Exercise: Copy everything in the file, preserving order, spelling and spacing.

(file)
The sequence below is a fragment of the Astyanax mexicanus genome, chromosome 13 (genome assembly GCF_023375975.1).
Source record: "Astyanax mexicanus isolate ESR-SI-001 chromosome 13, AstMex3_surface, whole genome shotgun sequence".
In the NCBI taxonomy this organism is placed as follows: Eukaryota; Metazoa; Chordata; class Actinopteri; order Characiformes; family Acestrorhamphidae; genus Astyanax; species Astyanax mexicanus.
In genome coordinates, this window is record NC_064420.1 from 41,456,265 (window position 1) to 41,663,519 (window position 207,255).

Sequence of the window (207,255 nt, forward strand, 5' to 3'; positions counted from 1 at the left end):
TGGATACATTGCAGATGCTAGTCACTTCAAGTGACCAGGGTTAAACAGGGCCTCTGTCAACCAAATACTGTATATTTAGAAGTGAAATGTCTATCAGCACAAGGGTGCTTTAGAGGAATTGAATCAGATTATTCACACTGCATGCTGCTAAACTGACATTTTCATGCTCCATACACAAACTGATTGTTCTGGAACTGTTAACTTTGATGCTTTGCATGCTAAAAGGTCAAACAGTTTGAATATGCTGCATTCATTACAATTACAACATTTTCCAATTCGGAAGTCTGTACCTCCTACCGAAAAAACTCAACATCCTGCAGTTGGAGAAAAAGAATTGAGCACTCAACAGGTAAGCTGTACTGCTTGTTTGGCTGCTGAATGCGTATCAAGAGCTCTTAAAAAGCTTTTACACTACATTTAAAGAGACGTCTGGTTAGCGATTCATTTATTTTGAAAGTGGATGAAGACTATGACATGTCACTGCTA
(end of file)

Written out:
The sequence below is a fragment of the Astyanax mexicanus genome, chromosome 13 (genome assembly GCF_023375975.1).
Source record: "Astyanax mexicanus isolate ESR-SI-001 chromosome 13, AstMex3_surface, whole genome shotgun sequence".
In the NCBI taxonomy this organism is placed as follows: Eukaryota; Metazoa; Chordata; class Actinopteri; order Characiformes; family Acestrorhamphidae; genus Astyanax; species Astyanax mexicanus.
In genome coordinates, this window is record NC_064420.1 from 41,456,265 (window position 1) to 41,663,519 (window position 207,255).

Sequence of the window (207,255 nt, forward strand, 5' to 3'; positions counted from 1 at the left end):
TGGATACATTGCAGATGCTAGTCACTTCAAGTGACCAGGGTTAAACAGGGCCTCTGTCAACCAAATACTGTATATTTAGAAGTGAAATGTCTATCAGCACAAGGGTGCTTTAGAGGAATTGAATCAGATTATTCACACTGCATGCTGCTAAACTGACATTTTCATGCTCCATACACAAACTGATTGTTCTGGAACTGTTAACTTTGATGCTTTGCATGCTAAAAGGTCAAACAGTTTGAATATGCTGCATTCATTACAATTACAACATTTTCCAATTCGGAAGTCTGTACCTCCTACCGAAAAAACTCAACATCCTGCAGTTGGAGAAAAAGAATTGAGCACTCAACAGGTAAGCTGTACTGCTTGTTTGGCTGCTGAATGCGTATCAAGAGCTCTTAAAAAGCTTTTACACTACATTTAAAGAGACGTCTGGTTAGCGATTCATTTATTTTGAAAGTGGATGAAGACTATGACATGTCACTGCTA